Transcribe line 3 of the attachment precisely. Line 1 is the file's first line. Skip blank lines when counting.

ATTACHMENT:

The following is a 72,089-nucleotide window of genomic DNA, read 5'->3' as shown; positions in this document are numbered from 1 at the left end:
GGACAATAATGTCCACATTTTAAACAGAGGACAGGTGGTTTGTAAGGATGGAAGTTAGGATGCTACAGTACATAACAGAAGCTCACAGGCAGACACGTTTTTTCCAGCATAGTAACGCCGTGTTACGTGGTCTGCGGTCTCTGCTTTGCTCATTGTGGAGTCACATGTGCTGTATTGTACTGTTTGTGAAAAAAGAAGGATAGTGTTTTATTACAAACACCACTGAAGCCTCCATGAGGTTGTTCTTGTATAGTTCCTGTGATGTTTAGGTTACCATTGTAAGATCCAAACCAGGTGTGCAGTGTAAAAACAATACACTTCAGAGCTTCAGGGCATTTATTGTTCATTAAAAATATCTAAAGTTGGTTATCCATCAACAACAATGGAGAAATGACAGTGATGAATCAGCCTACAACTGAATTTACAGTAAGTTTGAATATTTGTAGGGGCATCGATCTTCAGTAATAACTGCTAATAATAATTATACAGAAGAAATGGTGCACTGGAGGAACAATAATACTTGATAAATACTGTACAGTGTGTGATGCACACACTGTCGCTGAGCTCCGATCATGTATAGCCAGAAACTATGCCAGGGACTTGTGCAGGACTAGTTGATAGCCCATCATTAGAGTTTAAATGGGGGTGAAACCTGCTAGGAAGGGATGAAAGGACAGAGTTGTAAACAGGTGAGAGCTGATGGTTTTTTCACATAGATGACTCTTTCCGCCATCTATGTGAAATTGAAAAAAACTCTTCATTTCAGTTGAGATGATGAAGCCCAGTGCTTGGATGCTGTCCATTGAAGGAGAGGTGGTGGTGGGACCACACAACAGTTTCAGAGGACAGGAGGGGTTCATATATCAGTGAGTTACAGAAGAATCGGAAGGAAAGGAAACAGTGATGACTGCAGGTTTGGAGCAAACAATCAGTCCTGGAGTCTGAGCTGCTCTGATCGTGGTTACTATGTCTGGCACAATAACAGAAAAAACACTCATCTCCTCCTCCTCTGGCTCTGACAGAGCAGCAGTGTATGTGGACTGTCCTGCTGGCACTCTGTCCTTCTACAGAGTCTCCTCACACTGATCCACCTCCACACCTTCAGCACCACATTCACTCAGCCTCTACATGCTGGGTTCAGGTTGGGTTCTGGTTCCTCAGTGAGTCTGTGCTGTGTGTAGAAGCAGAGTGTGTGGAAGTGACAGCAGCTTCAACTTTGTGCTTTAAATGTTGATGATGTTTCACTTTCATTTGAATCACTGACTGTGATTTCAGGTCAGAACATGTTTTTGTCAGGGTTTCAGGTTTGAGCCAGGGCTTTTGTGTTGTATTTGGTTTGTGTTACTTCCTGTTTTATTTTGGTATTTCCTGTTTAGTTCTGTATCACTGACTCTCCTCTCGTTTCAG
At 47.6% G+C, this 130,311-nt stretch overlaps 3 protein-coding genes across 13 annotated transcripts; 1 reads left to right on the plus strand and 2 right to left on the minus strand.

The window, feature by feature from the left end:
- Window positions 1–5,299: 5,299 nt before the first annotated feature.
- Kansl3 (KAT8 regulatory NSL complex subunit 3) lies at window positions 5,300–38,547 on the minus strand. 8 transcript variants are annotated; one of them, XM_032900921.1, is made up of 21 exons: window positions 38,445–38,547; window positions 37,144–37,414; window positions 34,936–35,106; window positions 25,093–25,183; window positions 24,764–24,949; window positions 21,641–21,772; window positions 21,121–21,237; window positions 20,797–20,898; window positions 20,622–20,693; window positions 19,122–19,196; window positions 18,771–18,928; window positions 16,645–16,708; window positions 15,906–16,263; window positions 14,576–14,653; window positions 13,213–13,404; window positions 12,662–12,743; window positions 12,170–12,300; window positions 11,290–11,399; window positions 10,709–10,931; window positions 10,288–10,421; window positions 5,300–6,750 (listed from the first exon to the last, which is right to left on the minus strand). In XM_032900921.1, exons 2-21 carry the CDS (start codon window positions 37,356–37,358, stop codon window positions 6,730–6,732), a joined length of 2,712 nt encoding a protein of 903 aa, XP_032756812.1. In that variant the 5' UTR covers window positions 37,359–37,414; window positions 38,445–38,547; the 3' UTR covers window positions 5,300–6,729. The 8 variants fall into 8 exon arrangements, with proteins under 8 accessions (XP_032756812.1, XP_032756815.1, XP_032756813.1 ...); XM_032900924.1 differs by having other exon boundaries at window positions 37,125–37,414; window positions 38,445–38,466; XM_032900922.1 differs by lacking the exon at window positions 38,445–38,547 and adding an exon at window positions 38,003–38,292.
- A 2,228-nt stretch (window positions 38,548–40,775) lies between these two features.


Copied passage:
At 47.6% G+C, this 130,311-nt stretch overlaps 3 protein-coding genes across 13 annotated transcripts; 1 reads left to right on the plus strand and 2 right to left on the minus strand.